The Duino Elegies
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Click here to go to the German text of the First Elegy
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THE FIRST ELEGY (2007)
I 1 Who, if I cried out, would hear me, who among the angels’
I 2 orders? And put the case even that one of them should take
I 3 me suddenly to his heart: I would succumb to his
I 4 stronger existence. For the beautiful is nothing
I 5 but the awesome’s beginning which we barely endure,
I 6 and we admire it so, because it serenely disdains
I 7 to destroy us. Each one of the angels is awesome.
I 8 And thus I preserve myself and swallow the luring call
I 9 of low-toned sobbing. Ah, whom are we able
I 10 to need? Not angels, not humans,
I 11 and the perceptive animals certainly notice
I 12 that we’re not quite reliably at home
I 13 in the interpreted world. There remains for us perhaps
I 14 some tree on a cliff such that each day
I 15 we see it again; there remains for us the street of yesterday
I 16 and the ill-bred loyalty of a habit
I 17 that liked being with us and so it stayed and did not leave.
I 18 Oh, and the night, the night when the wind full of space of the world
I 19 consumes our countenances —, for whom would the night not remain, longed for,
I 20 gently disappointing, that laboriously awaits the
I 21 individual heart. Is the night easier for lovers?
I 22 Ah, they only cover up their fate with each other.
I 23 You don’t know it yet? Cast from your arms the emptiness
I 24 to the spaces we breathe: that perhaps the birds
I 25 may feel the expanded air with more fervent flight.
I 26 Yes, the springtimes did need you. There were some
I 27 stars that expected you’d sense them. There arose
I 28 a wave in the past toward you, or
I 29 when you came by an opened window,
I 30 a violin gave itself up. That all was a task.
I 31 But did you accomplish it? Were you not still
I 32 distracted by anticipation, as if all things were announcing
I 33 a woman for you to love? (Where will you shelter her,
I 34 now that the vast strange thoughts
I 35 are going and coming and often staying the night with you?)
I 36 But if you have longing, then sing the lovers; not nearly
I 37 immortal enough is their celebrated emotion.
I 38 Sing those (you envy them almost) deserted, whom you
I 39 found so much more loving than those who were stilled.
I 40 Begin again and again the never attainable praise;
I 41 bear in mind: the hero conserves himself, even his final
I 42 downfall was only a pretext for him to exist: his last birth.
I 43 But the lovers are retrieved by exhausted Nature
I 44 back into herself, as if there were not the forces a second time to
I 45 perform this. Have you commemorated Gaspara Stampa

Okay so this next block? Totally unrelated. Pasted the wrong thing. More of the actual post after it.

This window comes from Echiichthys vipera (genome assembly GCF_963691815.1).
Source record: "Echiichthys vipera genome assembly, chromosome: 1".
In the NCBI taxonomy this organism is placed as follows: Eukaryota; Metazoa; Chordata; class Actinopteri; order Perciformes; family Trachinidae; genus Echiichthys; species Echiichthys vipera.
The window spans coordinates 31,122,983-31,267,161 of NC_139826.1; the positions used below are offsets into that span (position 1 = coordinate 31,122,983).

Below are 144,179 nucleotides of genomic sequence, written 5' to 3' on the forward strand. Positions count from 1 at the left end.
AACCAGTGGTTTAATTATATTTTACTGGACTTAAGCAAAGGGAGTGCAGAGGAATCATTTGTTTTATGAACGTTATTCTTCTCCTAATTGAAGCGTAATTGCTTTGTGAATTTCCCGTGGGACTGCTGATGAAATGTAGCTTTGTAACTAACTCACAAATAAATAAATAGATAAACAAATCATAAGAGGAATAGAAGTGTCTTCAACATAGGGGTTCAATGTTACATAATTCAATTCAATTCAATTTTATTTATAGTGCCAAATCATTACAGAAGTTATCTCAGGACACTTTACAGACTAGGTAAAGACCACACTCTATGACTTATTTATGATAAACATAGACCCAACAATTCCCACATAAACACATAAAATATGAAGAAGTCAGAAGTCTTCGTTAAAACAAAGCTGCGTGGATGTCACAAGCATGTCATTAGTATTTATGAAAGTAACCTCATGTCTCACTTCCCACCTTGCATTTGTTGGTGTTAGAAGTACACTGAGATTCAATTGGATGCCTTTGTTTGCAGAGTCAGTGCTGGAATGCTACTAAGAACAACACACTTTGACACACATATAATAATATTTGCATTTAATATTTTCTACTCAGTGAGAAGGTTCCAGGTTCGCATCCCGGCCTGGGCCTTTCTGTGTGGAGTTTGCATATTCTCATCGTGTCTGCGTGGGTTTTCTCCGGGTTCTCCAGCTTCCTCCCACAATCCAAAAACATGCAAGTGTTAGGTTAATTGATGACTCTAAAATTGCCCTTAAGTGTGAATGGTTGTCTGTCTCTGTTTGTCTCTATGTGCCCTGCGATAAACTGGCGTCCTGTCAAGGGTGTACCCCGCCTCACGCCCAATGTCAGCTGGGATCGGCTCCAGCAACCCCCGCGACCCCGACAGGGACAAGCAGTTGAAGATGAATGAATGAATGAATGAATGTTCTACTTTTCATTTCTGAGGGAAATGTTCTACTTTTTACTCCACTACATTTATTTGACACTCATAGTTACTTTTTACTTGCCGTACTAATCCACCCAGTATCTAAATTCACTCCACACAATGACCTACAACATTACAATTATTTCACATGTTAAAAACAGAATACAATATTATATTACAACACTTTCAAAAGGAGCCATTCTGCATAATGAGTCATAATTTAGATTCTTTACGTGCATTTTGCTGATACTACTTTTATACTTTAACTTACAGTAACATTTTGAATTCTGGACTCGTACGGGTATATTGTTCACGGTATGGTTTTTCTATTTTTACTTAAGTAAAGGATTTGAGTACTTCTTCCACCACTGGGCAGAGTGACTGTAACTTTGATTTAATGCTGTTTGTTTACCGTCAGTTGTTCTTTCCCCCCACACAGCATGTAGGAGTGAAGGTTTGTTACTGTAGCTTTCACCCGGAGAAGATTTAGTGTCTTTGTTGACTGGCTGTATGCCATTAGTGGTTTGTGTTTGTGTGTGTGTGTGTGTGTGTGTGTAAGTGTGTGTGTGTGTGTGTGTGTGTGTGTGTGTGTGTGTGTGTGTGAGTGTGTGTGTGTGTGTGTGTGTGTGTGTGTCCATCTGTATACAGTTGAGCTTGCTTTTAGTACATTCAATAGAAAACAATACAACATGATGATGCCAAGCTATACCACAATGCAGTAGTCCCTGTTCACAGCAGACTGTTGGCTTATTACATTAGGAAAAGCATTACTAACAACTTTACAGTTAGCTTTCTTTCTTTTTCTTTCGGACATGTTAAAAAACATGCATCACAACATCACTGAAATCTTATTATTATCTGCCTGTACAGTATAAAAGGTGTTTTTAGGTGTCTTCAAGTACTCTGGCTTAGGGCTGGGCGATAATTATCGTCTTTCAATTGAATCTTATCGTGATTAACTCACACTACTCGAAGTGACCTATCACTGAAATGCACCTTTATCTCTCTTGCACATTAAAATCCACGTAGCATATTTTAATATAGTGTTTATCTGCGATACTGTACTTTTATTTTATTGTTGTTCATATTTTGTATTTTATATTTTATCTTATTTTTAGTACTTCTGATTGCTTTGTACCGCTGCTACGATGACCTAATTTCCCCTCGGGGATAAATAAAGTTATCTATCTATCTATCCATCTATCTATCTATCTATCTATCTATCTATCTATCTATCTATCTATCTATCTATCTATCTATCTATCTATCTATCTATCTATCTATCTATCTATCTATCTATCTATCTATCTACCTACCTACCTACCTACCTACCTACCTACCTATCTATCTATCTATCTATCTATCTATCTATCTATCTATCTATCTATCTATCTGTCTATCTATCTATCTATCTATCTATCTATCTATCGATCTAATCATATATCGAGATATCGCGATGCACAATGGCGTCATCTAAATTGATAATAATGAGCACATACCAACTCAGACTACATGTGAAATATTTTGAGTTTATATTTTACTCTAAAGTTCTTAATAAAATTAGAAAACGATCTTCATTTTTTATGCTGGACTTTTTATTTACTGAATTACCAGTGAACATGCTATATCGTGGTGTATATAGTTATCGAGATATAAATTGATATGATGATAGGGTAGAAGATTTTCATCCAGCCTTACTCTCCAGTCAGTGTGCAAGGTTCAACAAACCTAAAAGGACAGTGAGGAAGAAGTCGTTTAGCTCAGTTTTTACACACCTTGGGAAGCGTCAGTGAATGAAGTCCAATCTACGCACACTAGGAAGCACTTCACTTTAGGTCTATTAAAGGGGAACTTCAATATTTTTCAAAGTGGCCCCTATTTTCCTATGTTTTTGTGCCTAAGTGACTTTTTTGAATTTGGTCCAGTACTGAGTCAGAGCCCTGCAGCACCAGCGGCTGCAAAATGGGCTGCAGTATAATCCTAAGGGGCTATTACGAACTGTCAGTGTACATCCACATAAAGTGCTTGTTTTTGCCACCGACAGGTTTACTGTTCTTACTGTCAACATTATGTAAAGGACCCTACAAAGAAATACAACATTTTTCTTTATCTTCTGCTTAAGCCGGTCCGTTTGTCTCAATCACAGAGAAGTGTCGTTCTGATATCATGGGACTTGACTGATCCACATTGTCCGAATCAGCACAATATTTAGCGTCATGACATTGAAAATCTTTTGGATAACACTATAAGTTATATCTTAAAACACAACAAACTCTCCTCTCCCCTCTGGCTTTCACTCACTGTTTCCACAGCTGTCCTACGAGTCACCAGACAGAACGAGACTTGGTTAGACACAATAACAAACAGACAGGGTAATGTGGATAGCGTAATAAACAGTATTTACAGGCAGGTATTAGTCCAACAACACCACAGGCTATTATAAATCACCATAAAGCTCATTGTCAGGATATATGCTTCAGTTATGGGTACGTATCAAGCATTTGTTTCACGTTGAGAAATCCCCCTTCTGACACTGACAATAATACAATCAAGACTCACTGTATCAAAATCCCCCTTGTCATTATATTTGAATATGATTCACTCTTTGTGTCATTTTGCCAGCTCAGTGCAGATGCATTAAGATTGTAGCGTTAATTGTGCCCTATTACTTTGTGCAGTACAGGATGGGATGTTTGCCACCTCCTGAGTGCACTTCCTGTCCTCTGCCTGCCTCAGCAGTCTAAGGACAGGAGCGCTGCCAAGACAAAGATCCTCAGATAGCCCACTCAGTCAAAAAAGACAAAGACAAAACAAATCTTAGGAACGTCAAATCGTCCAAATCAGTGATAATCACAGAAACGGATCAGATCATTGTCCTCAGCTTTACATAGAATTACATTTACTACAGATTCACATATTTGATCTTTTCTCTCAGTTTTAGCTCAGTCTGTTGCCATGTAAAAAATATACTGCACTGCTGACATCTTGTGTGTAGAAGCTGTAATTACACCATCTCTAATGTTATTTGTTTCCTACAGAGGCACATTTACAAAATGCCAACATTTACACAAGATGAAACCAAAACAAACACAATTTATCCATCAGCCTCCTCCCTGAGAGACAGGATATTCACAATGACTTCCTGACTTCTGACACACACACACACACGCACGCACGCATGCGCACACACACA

I 46 sufficiently that some maiden
I 47 whose beloved eluded her, at the exalted example
I 48 of this loving woman feels: let me become like her?
I 49 Should not finally these oldest sufferings
I 50 become more fruitful for us? Is it not time that we lovingly
I 51 free ourselves from our beloved man and withstand it trembling:
I 52 as the arrow withstands the bowstring, gathered to spring forth
I 53 in order to be more than itself. For there is nowhere to stay.
I 54 Voices, voices. Hear them, my heart, as hitherto only
I 55 saints have heard: such that the gigantic call
I 56 raised them up off the ground: yet they still knelt,
I 57 impossibly, and did not heed it:
I 58 that was their hearing. Not that you could endure
I 59 God’s voice, far from it. But hear the drifting,
I 60 the uninterrupted message that forms itself out of stillness.
I 61 It is murmured to you now by the youthful dead.
I 62 Wherever you entered, did not, in churches
I 63 in Rome and Naples, their destiny serenely address you?
I 64 Or there was an inscription that sublimely entrusted itself to you,
I 65 as not long ago the tablet in Santa Maria Formosa
I 66 What do they want of me? I am to softly dispel
I 67 the appearance of injustice that their spirits’
I 68 untrammeled motion at times slightly hinders.
I 69 Of course it is odd not to inhabit the earth any longer,
I 70 no longer to practice hardly learned customs,
I 71 not to give roses and other expressly promising things
I 72 the interpretation of a human future;
I 73 no longer to be what one was in endlessly cautious hands,
I 74 and to leave off even one’s own name
I 75 like a shattered toy.
I 76 Odd not to continue wishing one’s wishes. Odd
I 77 to see everything that once related
I 78 fluttering so loosely in space. And being dead is arduous
I 79 and full of completion of things undone, such that gradually one
I 80 senses a small amount of eternity. — But the living all make
I 81 the mistake that they differentiate too strictly.
I 82 Angels (it’s said) would often not know if they
I 83 walk among living or dead. The eternal streaming
I 84 rushes through both regions all ages
I 85 along with it and oversounds them in both.
I 86 Finally they need us no longer, those early moved forth,
I 87 one gently unaccustoms oneself to the earthly, as one
I 88 mildly grows forth from the breasts of the mother. But we, who need
I 89 such great mysteries from which by sorrow so often
I 90 blissful advancement springs forth —: could we exist without them?
I 91 Is the legend in vain that once in lamenting for Linos,
I 92 daring first music permeated barren rigidity;
I 93 that for the first time, in the startled space from which an almost godly youth
I 94 suddenly stepped forth forever, the emptiness passed into that
I 95 vibration that enraptures us now and consoles and helps?
Click here to go to the 2007 English Text of the Second Elegy
Click here to go to the German Source Text of the Second Elegy